Surfs Up by Julie
While it seems crazy, winter, particularly November & December, are Michigan’s best surfing season. If you take a look through our photos of Michigan surfing, you’ll see that the biggest waves are the ones that come with snow & cold.
Julie took this on Sunday in Charlevoix when the temperature was a balmy 37 degrees. Head over to her Flickr for a shot of all five surfers who were out and see lots more in her Lighthouses gallery on Flickr.
November Gales by Kevin Pihlaja
WOOD-TV has a report on the high winds that ripped Michigan this weekend:
Peak wind speeds reached 68 mph in some areas, causing intense waves along Lake Michigan. Waves at the Ludington buoy peaked at 13.5 feet.
…According to the Consumer’s Energy power outage map, 27,704 were without power across the state as of 5:20 a.m. Monday.
Norton Shores was tops with gusts of 68 MPH, and it was blowing hard in Jackson (64), Grand Rapids (63) & Lansing (54). The Detroit Metro Airport in Romulus recorded a 61 MPH gust as well.
Kevin took this photo of waves on Lake Superior battering the Eagle Harbor Lighthouse on the Keweenaw Peninsula last November. See more in his Lake Superior photo gallery on Flickr.
Last night at a lake near you by Gary Syrba
If you live in Michigan, you probably enjoyed a pretty nice weekend! WOOD-TV Grand Rapids reports that record highs fell in Kalamazoo (75°), Grand Rapids (74°), Lansing (75°) and Muskegon (74°). The other locations on the map don’t have record data. Click on Detroit adds that Detroit toppled the previous November 7th record of 70 from 2016 with a high of 71. Daily records were also set at Traverse City (76°), Pellston (73°) and Gaylord (71°).
Gary took this photo at Grand Haven. No word as to whether or not their high of 76 was a record, but guessing it was close! Head over to Gary’s Flickr for more!
Ice Cave Sunset by Heather Higham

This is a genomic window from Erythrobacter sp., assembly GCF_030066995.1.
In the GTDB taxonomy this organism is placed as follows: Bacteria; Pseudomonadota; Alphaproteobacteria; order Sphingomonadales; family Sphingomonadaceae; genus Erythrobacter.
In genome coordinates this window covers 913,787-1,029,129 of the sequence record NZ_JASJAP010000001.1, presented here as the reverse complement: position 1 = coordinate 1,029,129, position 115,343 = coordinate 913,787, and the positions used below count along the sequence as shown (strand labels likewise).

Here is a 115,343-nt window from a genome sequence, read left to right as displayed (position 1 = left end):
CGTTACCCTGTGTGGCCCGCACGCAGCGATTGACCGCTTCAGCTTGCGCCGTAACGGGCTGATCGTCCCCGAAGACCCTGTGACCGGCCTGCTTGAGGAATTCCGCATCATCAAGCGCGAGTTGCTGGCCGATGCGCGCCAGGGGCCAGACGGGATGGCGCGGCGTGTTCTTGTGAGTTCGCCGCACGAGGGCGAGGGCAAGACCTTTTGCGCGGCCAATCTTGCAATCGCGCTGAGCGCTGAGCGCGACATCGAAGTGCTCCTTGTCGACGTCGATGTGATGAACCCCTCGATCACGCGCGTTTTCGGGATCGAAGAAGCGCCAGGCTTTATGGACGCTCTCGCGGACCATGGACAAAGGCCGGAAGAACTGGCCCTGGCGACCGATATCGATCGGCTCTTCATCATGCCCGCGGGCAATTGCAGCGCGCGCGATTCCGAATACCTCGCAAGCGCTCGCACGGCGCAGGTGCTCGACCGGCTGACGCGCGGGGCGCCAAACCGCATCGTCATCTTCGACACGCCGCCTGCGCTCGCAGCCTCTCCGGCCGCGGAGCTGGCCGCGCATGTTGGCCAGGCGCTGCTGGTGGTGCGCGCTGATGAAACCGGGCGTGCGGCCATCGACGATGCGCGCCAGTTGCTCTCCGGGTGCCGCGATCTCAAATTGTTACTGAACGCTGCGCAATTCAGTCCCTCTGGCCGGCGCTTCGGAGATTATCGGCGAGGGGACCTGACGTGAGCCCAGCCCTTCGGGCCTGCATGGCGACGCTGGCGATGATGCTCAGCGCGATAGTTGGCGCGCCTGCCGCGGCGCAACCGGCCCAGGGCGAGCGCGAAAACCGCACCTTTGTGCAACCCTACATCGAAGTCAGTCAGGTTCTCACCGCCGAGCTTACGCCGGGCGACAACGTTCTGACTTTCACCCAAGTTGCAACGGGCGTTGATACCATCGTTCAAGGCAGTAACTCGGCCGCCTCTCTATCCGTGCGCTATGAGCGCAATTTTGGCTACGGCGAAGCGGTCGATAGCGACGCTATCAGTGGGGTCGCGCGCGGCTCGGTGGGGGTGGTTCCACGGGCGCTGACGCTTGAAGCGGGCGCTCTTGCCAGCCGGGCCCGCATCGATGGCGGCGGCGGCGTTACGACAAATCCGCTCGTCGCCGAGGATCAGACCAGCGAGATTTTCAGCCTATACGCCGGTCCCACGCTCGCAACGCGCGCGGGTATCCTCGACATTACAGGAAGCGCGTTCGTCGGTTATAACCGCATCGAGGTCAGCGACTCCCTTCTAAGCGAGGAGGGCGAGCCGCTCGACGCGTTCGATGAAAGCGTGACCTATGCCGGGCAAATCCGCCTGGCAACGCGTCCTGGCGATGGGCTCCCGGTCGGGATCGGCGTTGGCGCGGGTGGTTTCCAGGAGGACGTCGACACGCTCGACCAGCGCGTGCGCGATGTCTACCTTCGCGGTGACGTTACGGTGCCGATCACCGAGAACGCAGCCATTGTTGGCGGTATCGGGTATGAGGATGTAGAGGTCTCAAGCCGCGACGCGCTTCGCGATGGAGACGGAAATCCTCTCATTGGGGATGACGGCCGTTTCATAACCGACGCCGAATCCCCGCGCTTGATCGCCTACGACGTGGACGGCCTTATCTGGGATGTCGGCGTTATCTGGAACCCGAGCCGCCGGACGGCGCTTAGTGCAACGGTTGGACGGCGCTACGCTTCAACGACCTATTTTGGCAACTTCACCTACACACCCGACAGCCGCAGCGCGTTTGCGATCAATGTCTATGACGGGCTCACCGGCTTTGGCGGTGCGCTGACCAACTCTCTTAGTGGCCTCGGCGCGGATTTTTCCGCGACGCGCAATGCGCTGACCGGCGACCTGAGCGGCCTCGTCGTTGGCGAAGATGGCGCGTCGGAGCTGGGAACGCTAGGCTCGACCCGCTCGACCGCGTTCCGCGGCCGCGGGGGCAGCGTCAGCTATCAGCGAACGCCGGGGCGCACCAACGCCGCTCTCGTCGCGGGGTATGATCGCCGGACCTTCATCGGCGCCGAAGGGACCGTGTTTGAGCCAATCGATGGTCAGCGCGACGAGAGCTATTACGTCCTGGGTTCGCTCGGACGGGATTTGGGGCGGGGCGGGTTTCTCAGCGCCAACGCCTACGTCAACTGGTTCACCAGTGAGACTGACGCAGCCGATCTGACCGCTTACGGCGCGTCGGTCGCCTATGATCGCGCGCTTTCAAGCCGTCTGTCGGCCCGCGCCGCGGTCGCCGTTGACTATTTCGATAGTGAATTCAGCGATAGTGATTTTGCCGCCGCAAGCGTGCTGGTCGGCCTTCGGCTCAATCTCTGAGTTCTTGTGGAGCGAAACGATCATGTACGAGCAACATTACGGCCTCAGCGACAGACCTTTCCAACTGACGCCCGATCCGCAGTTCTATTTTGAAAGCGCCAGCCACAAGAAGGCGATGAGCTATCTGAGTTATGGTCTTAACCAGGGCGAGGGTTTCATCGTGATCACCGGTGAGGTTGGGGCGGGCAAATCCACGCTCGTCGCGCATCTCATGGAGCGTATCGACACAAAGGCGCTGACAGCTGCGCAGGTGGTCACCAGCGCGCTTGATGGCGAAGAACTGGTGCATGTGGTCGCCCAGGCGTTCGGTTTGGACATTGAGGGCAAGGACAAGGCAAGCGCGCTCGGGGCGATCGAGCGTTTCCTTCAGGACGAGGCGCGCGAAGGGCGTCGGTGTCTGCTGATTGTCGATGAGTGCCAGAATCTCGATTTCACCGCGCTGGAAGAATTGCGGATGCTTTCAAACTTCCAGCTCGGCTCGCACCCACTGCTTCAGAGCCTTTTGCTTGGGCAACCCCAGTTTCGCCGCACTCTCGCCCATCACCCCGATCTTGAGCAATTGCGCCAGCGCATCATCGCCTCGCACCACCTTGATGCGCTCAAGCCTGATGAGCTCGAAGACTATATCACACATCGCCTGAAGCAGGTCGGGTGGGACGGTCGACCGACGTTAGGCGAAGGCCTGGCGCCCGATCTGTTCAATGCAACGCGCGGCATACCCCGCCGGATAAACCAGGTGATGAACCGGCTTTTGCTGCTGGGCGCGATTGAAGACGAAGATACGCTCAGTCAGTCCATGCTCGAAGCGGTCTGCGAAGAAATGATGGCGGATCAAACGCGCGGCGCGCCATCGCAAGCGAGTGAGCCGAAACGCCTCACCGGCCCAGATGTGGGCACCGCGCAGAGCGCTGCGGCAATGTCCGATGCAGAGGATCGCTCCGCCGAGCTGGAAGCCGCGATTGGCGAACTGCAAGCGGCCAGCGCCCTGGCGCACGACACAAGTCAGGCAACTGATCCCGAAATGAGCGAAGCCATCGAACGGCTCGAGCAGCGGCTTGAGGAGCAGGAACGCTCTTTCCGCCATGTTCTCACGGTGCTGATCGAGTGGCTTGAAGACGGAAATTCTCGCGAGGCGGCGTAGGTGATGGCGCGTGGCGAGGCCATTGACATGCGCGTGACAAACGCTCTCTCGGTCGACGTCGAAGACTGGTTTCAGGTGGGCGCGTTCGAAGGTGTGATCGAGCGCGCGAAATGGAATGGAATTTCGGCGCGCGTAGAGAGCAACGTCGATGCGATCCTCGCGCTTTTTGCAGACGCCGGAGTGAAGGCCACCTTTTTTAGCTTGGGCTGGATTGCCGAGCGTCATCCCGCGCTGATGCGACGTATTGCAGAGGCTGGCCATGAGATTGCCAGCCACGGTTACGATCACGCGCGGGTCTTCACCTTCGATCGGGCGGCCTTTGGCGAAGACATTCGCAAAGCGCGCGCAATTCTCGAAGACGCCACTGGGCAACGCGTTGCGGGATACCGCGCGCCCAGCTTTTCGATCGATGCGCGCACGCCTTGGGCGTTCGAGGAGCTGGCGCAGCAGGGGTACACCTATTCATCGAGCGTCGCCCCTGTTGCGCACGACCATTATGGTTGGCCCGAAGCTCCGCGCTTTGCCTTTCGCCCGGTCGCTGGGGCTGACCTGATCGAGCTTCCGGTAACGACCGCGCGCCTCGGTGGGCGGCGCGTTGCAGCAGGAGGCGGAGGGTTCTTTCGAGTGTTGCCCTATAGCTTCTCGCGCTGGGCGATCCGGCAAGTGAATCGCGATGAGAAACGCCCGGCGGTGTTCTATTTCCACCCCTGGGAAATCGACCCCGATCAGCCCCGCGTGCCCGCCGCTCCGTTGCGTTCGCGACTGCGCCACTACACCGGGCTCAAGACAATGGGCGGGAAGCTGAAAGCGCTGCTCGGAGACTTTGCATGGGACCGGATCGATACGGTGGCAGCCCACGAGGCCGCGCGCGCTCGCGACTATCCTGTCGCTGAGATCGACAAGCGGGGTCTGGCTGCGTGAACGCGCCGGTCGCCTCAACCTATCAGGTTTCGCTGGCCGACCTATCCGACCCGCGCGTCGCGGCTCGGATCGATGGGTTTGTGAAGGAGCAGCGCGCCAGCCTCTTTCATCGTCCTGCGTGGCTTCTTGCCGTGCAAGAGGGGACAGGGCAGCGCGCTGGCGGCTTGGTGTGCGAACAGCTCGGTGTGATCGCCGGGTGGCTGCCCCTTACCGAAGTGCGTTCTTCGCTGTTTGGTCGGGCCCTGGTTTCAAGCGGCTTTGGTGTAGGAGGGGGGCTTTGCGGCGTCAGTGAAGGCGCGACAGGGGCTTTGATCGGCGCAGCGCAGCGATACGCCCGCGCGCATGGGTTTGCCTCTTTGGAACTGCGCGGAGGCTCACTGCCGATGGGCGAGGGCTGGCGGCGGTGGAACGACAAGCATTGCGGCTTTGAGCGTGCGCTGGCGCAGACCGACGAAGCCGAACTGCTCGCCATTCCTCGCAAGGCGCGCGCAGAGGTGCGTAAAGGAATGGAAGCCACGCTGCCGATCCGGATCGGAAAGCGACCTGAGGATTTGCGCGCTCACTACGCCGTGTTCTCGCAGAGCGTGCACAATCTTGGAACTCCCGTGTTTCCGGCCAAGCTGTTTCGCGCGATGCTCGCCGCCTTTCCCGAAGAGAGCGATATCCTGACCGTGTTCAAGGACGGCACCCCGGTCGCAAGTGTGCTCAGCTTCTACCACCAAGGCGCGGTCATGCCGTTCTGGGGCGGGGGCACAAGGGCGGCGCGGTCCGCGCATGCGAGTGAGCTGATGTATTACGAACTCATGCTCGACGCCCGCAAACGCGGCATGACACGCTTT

mLive reports that a La Niña weather system has officially developed & is likely to continue through winter:
La Niña is when the equatorial Pacific waters turn cooler than normal. If the cooler than normal water continues into the northern hemisphere winter, there can be some alteration to normal jetstream patterns.
…an average jetstream position south of Michigan with the center of an upper-level through over the Great Lakes brings an area of wetter than normal conditions to the Ohio Valley and southern Great Lakes. This area of wetter weather includes the southern part of Michigan.
So in looking at the general effects of La Niña on Michigan’s winter, we have in the past leaned toward colder than normal with some increase in snow amounts.
…Lower Michigan as averaging four to 12 inches above normal on snowfall during La Niña winters. The western half of the U.P. also shows a slightly above normal snowfall pattern during La Niña. The lake-effect snowbelts of northwest and southwest Lower don’t show an increase in snow, but do show normal amounts. Normal amounts of snow in the snowbelts is plenty of snow for snow-lovers.
More at mLive.
Heather took this shot of an ice formation on Lake Michigan at Elk Rapids back in January of 2015. See more in her ice formations gallery & definitely follow Heather on Facebook & @SnapHappyMichigan on Instagram!